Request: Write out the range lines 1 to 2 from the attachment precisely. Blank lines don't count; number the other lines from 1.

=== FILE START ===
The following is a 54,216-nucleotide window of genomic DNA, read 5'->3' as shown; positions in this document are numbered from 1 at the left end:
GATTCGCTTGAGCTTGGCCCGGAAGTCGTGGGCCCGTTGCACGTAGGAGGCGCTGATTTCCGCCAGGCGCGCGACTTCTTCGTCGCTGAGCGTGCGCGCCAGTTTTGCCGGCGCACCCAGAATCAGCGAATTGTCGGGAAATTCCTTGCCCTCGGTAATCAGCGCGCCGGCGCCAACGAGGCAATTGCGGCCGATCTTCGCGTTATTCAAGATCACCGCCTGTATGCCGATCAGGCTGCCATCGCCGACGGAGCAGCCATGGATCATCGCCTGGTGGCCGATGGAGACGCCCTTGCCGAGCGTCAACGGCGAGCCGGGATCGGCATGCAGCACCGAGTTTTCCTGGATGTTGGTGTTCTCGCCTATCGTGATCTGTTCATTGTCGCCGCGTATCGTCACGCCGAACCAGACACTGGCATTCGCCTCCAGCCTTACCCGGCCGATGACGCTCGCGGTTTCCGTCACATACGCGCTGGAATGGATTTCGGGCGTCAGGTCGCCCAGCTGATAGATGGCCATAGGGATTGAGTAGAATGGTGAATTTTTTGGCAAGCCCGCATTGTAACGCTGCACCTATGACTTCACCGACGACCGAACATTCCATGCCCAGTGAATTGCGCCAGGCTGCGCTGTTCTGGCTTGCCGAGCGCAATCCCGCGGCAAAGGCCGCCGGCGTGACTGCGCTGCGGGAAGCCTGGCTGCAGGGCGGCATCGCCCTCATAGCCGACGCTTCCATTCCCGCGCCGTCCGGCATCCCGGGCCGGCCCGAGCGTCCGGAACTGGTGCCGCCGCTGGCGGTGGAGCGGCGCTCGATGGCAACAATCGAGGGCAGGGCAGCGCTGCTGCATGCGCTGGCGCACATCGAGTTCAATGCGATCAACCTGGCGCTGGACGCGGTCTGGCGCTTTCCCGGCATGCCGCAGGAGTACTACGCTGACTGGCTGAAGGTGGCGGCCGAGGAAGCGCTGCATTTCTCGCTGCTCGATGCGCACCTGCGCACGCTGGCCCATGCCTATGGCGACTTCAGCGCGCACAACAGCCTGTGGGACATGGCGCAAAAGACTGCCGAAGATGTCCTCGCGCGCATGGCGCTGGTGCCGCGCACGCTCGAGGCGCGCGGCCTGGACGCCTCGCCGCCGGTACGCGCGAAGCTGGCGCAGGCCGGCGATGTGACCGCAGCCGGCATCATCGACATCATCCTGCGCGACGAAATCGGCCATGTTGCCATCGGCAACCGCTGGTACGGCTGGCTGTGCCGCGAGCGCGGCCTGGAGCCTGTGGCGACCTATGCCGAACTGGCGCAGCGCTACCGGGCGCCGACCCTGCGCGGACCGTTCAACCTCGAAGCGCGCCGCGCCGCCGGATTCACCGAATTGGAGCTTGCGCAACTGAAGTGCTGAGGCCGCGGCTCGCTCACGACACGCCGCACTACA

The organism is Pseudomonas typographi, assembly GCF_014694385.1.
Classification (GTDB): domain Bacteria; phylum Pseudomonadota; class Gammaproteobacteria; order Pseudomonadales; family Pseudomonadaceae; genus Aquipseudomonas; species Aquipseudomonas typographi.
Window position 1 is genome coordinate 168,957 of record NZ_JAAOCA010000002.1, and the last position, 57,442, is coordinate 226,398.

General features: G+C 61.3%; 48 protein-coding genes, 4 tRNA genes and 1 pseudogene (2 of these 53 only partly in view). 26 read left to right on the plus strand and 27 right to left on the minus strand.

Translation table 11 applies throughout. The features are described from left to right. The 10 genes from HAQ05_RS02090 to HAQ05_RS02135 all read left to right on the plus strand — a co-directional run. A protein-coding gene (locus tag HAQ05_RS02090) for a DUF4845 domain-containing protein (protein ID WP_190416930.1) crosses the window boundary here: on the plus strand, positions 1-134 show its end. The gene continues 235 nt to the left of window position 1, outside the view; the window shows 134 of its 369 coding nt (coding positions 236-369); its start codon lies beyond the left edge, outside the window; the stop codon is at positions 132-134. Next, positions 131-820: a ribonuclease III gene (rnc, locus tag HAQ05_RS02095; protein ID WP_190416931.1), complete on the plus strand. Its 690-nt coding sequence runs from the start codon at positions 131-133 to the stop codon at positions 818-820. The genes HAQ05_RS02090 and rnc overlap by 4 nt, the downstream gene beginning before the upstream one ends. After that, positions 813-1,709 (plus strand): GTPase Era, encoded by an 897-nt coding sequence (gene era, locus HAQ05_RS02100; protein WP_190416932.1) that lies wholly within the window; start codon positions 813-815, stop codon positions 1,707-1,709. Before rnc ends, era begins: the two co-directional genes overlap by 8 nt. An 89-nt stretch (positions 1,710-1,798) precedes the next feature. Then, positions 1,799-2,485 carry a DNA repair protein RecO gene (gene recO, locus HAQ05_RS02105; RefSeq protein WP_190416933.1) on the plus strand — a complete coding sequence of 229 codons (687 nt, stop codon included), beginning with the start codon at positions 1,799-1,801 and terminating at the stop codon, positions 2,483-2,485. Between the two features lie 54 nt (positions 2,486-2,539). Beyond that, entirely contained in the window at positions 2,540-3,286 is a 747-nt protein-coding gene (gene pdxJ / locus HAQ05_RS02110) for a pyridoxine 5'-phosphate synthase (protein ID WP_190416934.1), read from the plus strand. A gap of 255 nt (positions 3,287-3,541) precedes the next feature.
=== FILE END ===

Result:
The following is a 54,216-nucleotide window of genomic DNA, read 5'->3' as shown; positions in this document are numbered from 1 at the left end:
GATTCGCTTGAGCTTGGCCCGGAAGTCGTGGGCCCGTTGCACGTAGGAGGCGCTGATTTCCGCCAGGCGCGCGACTTCTTCGTCGCTGAGCGTGCGCGCCAGTTTTGCCGGCGCACCCAGAATCAGCGAATTGTCGGGAAATTCCTTGCCCTCGGTAATCAGCGCGCCGGCGCCAACGAGGCAATTGCGGCCGATCTTCGCGTTATTCAAGATCACCGCCTGTATGCCGATCAGGCTGCCATCGCCGACGGAGCAGCCATGGATCATCGCCTGGTGGCCGATGGAGACGCCCTTGCCGAGCGTCAACGGCGAGCCGGGATCGGCATGCAGCACCGAGTTTTCCTGGATGTTGGTGTTCTCGCCTATCGTGATCTGTTCATTGTCGCCGCGTATCGTCACGCCGAACCAGACACTGGCATTCGCCTCCAGCCTTACCCGGCCGATGACGCTCGCGGTTTCCGTCACATACGCGCTGGAATGGATTTCGGGCGTCAGGTCGCCCAGCTGATAGATGGCCATAGGGATTGAGTAGAATGGTGAATTTTTTGGCAAGCCCGCATTGTAACGCTGCACCTATGACTTCACCGACGACCGAACATTCCATGCCCAGTGAATTGCGCCAGGCTGCGCTGTTCTGGCTTGCCGAGCGCAATCCCGCGGCAAAGGCCGCCGGCGTGACTGCGCTGCGGGAAGCCTGGCTGCAGGGCGGCATCGCCCTCATAGCCGACGCTTCCATTCCCGCGCCGTCCGGCATCCCGGGCCGGCCCGAGCGTCCGGAACTGGTGCCGCCGCTGGCGGTGGAGCGGCGCTCGATGGCAACAATCGAGGGCAGGGCAGCGCTGCTGCATGCGCTGGCGCACATCGAGTTCAATGCGATCAACCTGGCGCTGGACGCGGTCTGGCGCTTTCCCGGCATGCCGCAGGAGTACTACGCTGACTGGCTGAAGGTGGCGGCCGAGGAAGCGCTGCATTTCTCGCTGCTCGATGCGCACCTGCGCACGCTGGCCCATGCCTATGGCGACTTCAGCGCGCACAACAGCCTGTGGGACATGGCGCAAAAGACTGCCGAAGATGTCCTCGCGCGCATGGCGCTGGTGCCGCGCACGCTCGAGGCGCGCGGCCTGGACGCCTCGCCGCCGGTACGCGCGAAGCTGGCGCAGGCCGGCGATGTGACCGCAGCCGGCATCATCGACATCATCCTGCGCGACGAAATCGGCCATGTTGCCATCGGCAACCGCTGGTACGGCTGGCTGTGCCGCGAGCGCGGCCTGGAGCCTGTGGCGACCTATGCCGAACTGGCGCAGCGCTACCGGGCGCCGACCCTGCGCGGACCGTTCAACCTCGAAGCGCGCCGCGCCGCCGGATTCACCGAATTGGAGCTTGCGCAACTGAAGTGCTGAGGCCGCGGCTCGCTCACGACACGCCGCACTACA